The Washington Post has reported that Chinese hackers allegedly accessed Japan’s defence networks, spurring concerns.
The United States Department of Defense has said it is confident about sharing intelligence with Japan despite a news report saying Chinese military hackers gained access to Japan’s most sensitive defence networks.
Tuesday’s comments come a day after the Washington Post cited unnamed current and former US and Japanese officials in an article alleging Chinese military hackers gained access to Japan’s classified defence networks in 2020.
According to the Post, the hackers obtained information about Japan’s military capabilities, plans and assessments of shortcomings. Japan’s Chief Cabinet Secretary Hirokazu Matsuno told a regular press briefing on Tuesday that Japan could not confirm whether any security information had been leaked.
The Post quoted one former US military official as saying the breach was “bad – shockingly bad” and that the head of the US National Security Agency flew to Tokyo to brief the Japanese defence minister, who asked the officials to also alert the prime minister.
The paper said Japan had taken steps to strengthen its networks. But it said that unnamed officials deemed these measures not sufficient to protect from spying by China.
A Pentagon spokesperson, Sabrina Singh, declined to comment on the Post report, saying it would let Tokyo speak for its intelligence and cyber capabilities. However, she added: “We feel confident in our relationship and the intelligence sharing that we do with Japan and we’re confident that we will continue that.”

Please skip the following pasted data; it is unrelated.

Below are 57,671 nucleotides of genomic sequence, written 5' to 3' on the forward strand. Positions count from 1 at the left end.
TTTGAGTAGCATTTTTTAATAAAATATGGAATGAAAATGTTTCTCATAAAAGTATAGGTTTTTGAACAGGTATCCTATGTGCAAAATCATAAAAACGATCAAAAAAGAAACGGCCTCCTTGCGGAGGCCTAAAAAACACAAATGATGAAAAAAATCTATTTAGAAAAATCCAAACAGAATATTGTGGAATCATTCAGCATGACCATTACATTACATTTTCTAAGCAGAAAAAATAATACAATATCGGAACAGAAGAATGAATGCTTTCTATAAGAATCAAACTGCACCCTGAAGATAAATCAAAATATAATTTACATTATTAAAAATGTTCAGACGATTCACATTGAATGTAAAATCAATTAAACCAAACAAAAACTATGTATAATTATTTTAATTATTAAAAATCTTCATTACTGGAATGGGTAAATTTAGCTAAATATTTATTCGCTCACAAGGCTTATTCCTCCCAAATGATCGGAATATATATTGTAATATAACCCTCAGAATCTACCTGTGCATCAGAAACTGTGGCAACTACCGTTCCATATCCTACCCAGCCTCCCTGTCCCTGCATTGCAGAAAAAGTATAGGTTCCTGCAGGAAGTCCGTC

The US National Security Agency did not immediately respond to a request for comment on the Post report, which comes ahead of a trilateral summit between the US, Japan and South Korea on August 18. The three allies are expected to announce plans to step up security cooperation in the face of increasing concerns about China.
Asked about the Post report, Japan’s Chief Cabinet Secretary Matsuno said Japan and the US have always been in close communication on various levels.
He added: “Due to the nature of the matter, I am unable to provide further details of the communication but we haven’t confirmed the fact that security information has been leaked due to cyber attacks.”
Matsuno said cybersecurity was the foundation for maintaining the Japan-US alliance and that Japan would continue to work to keep its network firm and secure.
There was no immediate comment from Beijing.
The US, Japan and South Korea have been working on a joint statement for the summit to bind them more closely together on security issues, a Washington official said last week.
The official said the allies were discussing installing a trilateral leader-level hotline and are expected to unveil other measures, including strengthening trilateral exercises and moves to boost cooperation on cybersecurity, missile defence and economic security.